The Daily Iowan

Dottie Ray honored with discussion, nonprofit work

Publisher+eremites+William+%22Bill%22+Casey+and+Amy+Kanellis+listen+to+Roy+Justis+speak+during+a+screening+for+a+Dottie+Ray+documentary+in+the+Adler+Journalism+Building+on+Tuesday%2C+Oct.+17%2C+2017.+Ray+was+the+Editor-in-chief+for+the+Daily+Iowan+in+1942+and+hosted+her+own+radio+show+on+KXIC+800+AM+for+over+50+years.+%28Joseph+Cress%2FThe+Daily+Iowan%29
Publisher eremites William

Publisher eremites William "Bill" Casey and Amy Kanellis listen to Roy Justis speak during a screening for a Dottie Ray documentary in the Adler Journalism Building on Tuesday, Oct. 17, 2017. Ray was the Editor-in-chief for the Daily Iowan in 1942 and hosted her own radio show on KXIC 800 AM for over 50 years. (Joseph Cress/The Daily Iowan)

Publisher eremites William "Bill" Casey and Amy Kanellis listen to Roy Justis speak during a screening for a Dottie Ray documentary in the Adler Journalism Building on Tuesday, Oct. 17, 2017. Ray was the Editor-in-chief for the Daily Iowan in 1942 and hosted her own radio show on KXIC 800 AM for over 50 years. (Joseph Cress/The Daily Iowan)


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Dottie Ray was honored this week with a panel discussion about her life and nonprofit work geared towards helping the community she loved. 

By Brooklyn Draisey
[email protected] 

Dottie Ray was a humanitarian, trailblazer, radio-show host, and the first female editor-in-chief of The Daily Iowan, and this week is dedicated to appreciating her life and accomplishments.  

Iowa Valley Habitat for Humanity, the DI, and the University of Iowa School of Journalism and Mass Communication hosted “She Built the Future: Dottie Ray Appreciation Week” to honor Ray and how she contributed to the community.

Stay Tuned: The Dottie Ray Story, a documentary of Ray’s life, was shown with a panel discussion on Tuesday. The panel included former DI Publisher Bill Casey, Roy Justis, who used to open for Ray’s radio show, and Amy Kanellis, Dottie’s daughter.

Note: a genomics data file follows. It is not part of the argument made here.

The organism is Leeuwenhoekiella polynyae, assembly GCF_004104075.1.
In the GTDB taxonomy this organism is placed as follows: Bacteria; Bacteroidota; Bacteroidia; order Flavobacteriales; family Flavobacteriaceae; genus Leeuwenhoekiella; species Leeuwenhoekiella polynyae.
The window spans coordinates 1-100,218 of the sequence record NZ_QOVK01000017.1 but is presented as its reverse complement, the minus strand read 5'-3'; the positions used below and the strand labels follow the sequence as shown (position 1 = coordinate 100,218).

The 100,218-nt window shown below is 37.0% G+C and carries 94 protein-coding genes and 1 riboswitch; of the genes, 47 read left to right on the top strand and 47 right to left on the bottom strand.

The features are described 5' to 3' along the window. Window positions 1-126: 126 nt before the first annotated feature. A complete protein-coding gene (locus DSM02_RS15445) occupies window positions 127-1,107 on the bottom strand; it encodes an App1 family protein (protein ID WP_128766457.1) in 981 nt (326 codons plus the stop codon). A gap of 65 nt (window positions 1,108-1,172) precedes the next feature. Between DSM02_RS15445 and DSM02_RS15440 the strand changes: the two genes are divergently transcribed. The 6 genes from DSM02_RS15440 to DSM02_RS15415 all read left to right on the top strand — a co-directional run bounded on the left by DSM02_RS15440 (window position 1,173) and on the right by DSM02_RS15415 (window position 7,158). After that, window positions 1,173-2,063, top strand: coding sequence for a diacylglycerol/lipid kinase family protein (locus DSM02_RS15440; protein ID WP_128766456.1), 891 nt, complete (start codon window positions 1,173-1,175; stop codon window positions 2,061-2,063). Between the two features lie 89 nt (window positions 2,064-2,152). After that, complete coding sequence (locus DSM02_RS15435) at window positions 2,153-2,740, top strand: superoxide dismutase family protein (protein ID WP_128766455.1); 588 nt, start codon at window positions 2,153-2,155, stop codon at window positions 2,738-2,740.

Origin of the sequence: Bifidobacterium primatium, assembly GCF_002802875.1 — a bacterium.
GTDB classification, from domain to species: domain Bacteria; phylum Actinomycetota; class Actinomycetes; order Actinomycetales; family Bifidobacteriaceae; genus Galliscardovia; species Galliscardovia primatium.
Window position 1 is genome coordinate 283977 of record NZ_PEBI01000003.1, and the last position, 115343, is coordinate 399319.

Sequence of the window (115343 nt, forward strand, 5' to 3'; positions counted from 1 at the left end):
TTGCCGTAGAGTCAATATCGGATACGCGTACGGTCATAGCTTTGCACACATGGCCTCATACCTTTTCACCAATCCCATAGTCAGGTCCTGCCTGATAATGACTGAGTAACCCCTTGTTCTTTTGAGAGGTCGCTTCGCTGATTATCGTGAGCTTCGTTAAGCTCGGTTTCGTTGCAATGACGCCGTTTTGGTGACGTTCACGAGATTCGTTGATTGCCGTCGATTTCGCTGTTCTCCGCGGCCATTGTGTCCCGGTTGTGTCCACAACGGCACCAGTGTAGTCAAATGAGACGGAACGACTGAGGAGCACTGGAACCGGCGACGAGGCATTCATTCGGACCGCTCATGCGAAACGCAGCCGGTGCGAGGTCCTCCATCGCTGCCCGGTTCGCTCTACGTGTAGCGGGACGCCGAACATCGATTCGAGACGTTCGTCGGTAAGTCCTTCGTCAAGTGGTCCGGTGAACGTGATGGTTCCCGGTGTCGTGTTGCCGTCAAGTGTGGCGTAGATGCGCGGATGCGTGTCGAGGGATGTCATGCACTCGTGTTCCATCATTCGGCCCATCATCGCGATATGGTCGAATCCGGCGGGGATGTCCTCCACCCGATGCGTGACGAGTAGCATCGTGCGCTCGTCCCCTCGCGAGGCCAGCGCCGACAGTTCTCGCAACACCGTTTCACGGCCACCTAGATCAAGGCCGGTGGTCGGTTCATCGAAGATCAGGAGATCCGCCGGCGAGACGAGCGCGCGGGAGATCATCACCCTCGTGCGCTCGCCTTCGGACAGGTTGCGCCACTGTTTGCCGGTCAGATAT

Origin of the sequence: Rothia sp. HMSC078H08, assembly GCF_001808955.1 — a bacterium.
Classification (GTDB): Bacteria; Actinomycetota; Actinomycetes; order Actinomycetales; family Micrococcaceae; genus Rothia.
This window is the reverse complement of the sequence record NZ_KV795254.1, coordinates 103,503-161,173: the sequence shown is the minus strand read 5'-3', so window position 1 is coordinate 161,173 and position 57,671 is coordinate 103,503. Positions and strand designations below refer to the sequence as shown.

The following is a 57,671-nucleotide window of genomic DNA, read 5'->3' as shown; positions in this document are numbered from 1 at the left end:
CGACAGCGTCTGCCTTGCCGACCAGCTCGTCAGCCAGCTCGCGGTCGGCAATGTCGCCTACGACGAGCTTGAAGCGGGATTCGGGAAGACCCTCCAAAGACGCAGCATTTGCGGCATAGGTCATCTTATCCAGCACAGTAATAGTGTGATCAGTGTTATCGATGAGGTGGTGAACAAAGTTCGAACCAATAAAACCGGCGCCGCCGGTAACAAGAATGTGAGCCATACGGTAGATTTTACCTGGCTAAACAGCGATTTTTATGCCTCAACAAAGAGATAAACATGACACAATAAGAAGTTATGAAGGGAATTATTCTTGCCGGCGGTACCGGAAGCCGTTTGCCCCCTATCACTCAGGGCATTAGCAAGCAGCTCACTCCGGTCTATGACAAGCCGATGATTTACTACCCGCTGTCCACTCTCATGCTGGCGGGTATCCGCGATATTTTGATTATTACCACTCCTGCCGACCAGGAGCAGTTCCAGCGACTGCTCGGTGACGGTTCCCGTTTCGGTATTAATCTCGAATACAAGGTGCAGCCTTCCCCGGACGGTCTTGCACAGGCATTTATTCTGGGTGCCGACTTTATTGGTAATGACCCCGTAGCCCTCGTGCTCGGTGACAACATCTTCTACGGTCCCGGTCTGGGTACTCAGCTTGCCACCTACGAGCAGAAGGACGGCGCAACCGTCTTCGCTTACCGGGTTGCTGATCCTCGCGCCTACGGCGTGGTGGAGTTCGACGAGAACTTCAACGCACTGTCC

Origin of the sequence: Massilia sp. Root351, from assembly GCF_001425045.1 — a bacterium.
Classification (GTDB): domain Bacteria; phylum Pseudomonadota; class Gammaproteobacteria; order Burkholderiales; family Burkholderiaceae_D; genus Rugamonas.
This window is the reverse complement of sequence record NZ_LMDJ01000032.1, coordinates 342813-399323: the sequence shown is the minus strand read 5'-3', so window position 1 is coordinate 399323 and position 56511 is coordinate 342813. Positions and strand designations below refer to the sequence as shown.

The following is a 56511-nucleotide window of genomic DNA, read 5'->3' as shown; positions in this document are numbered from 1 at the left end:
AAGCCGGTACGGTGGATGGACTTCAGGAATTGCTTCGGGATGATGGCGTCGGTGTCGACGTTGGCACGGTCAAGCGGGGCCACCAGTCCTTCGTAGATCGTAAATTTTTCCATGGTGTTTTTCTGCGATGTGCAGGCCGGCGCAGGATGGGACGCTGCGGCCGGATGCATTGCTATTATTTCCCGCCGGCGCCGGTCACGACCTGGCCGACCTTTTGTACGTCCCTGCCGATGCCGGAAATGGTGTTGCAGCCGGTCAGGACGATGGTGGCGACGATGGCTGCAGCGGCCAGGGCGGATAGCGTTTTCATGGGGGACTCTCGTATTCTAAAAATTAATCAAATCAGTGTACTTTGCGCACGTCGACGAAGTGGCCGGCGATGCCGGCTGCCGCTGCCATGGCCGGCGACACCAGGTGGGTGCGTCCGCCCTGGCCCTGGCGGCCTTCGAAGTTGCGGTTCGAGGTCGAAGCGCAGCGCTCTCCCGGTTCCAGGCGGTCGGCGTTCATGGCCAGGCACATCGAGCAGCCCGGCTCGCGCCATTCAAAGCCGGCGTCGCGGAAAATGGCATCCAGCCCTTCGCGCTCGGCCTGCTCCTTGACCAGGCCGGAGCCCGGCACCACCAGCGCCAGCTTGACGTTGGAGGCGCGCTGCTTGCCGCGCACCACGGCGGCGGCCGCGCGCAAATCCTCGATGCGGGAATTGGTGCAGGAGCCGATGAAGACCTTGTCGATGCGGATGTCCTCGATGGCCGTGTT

“The Dottie Ray Show” ran for 55 years, had more than 20,000 guests, and captivated thousands of people for 15 minutes, five days a week. She conducted the show from her own home, and treated interviewees like normal house-guests, Kanellis said. If there was someone on the show multiple times, Ray would remember the smallest details, because she really cared about what they had to talk about.

RELATED: Radio legend and former Daily Iowan editor-in-chief Dottie Ray dies at 93

“She would remember your story and pick up where you left off,” Kanellis said.  

Ray would always have coffee to share, and really facilitated an atmosphere that made every person feel like what they had to say was important, she said. The literal hominess made the show feel less like an interview, and more like two friends catching up.

“She had a way of just being able to make you talk,” Casey said.

He and Ray used to meet with the editors of the DI, Casey said, and the students were always inspired by her life and accomplishments, especially the girls. Ray became the editor-in-chief of the DI in 1942 and also led the first all-female staff.  

She was also deeply involved in nonprofit work, and her and a group of women worked to establish organizations such as Goodwill and the Ronald McDonald House here in Iowa City. The documentary talked about how her first daughter, Jennifer Louise Ray, and her needs for special care due to her illness revealed to Ray what the community was lacking along those terms.  

RELATED: New film focuses on Dottie Ray

Habitat for Humanity is also hosting a Woman’s Build to honor Ray, on Thursday, Friday, and Saturday. Ray is the first honoree at this build, that the organization is hoping to make annual.

“It’s just really neat how we’re all so bonded as a community … Dottie helped us realize that, how we’re all so connected,” Habitat for Humanity volunteer coordinator Cherie Cool-Rudd said.  

The house is located on Pinto Lane and is the 34th to be rehabilitated or built in this neighborhood. Some 250 hours of labor, or “sweat equity,” is required to qualify for a home, and Samantha Jo Kinden, the person receiving the home, has logged over 400, while working a full-time job and taking care of two children.

Ray left a legacy that will never be forgotten, Justis said, and she taught and still teaches him how to listen and really care about other people.

“She was the one that taught me to bring out the positive in other people,” he said.

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